Forever Learning

Forever learning and helping machines do the same.

Archive for July 2010

the Same Old Song

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[I’ve tweeted about this before.]

A few months ago my friend and neighbor Olav was fiddling around with a dataset of movie plot descriptions he downloaded from the Internet Movie Database (IMDb). If I recall correctly, he was taking a stab at the Netflix Prize. We discussed this for a while over coffee, but (as usual) our conversations were all over the place; and somewhere along the line we wondered what songs are used most often in movies.



What is that song they always play? The one that goes like ‘#dun dun dun dun dudun dun dun duuuuun#‘. You know?

The IMDb site offers lots of different datasets for download, and we quickly found that one of them contains soundtrack listings (the aptly named file soundtracks.list.gz). Now it was just a matter of filtering out the unnecessary contextual data and counting songs. Quickly Olav, who does datamining for a living, managed to get all this done using spiffy point-and-click tools. I proceeded to ask twitter what people thought the answer would be.

The top five results turned out to be a collection of classics. The songs played in movies (according to the IMDb data) is as follows.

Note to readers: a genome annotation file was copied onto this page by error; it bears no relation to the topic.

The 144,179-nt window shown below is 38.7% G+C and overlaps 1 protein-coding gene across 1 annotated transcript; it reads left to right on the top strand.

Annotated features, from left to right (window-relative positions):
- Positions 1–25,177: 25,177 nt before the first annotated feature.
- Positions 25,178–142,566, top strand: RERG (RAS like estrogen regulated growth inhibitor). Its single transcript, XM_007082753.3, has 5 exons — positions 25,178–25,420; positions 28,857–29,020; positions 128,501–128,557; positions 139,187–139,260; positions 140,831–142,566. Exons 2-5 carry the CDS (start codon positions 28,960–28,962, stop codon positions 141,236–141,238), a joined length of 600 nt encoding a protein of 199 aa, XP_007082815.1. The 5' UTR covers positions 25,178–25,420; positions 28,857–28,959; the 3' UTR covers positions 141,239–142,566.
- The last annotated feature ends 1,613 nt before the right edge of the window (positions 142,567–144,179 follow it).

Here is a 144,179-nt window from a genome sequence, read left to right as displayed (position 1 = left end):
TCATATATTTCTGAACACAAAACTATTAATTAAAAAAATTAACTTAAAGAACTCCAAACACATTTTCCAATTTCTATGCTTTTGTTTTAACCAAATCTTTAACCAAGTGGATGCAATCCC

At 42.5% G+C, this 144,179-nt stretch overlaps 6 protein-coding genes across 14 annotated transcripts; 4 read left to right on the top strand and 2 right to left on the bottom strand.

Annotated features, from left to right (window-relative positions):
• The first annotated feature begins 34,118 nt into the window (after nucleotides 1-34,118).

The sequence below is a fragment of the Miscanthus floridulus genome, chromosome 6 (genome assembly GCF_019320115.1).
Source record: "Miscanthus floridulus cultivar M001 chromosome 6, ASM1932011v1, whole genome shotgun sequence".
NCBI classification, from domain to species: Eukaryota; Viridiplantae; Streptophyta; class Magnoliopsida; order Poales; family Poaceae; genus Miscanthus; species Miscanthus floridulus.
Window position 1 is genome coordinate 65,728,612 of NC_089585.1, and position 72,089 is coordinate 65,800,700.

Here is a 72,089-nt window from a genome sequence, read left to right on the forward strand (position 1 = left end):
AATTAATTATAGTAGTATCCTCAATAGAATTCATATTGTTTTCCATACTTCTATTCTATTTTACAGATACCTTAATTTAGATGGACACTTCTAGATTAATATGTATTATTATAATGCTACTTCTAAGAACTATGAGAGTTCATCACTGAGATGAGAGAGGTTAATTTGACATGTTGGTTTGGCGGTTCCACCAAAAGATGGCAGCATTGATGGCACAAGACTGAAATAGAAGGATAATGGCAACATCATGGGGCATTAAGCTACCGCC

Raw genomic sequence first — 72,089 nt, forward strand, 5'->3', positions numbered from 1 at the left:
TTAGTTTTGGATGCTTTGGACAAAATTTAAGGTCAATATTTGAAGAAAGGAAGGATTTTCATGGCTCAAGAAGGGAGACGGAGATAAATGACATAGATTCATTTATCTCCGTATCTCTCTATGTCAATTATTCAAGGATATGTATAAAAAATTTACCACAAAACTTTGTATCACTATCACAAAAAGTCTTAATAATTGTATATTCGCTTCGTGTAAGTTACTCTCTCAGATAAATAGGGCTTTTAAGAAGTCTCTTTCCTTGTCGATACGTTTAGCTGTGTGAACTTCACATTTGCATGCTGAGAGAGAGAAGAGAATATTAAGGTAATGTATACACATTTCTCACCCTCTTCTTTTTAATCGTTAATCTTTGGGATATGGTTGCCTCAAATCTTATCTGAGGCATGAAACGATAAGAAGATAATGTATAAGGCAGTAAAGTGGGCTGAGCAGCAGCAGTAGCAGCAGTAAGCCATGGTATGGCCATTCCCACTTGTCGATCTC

1. “Jingle Bells” (220x)
  2. “William Tell Overture” (204x)
  3. “Home Sweet Home” (160x)
  4. “Auld Lang Syne” (149x)
  5. “Rock-a-Bye Baby” (140x)

Not at all what we were expecting, but quite obvious when you think about how many Christmas movies are out there. Data mining is very often like that. You find answers that were unexpected, but also unsurprisingly obvious.

It’s the same song, but it never gets old.

[Much later, a friend (can’t remember exactly who) noted that the song that is played most often in theaters is probably not listed in the data set the IMDb provides. It’s the 20th Century Fox intro.]

Written by Lukas Vermeer

July 16, 2010 at 16:53

Posted in Datamining

the Trick to 42

with 4 comments

Frank Buytendijk, in his book Performance Leadership, writes the following.

Most people I asked, and most sources I referred to, define an organization similarly as “a group of people that share the same goals and objectives”.

[…] Working with this definition of an organization, leads you to think that stakeholders all share a set of central goals and objectives, and can be aligned in this direction. In reality, nothing could be further from the truth. In fact, many of the goals and objectives live at odds with one another. Shareholders want the highest possible shareholder value; employees look for job security and a place to build their skills and make a career; customers want a good price and a decent product or service; and suppliers want to sell as much as they can.

He subsequently proposes an alternative definition.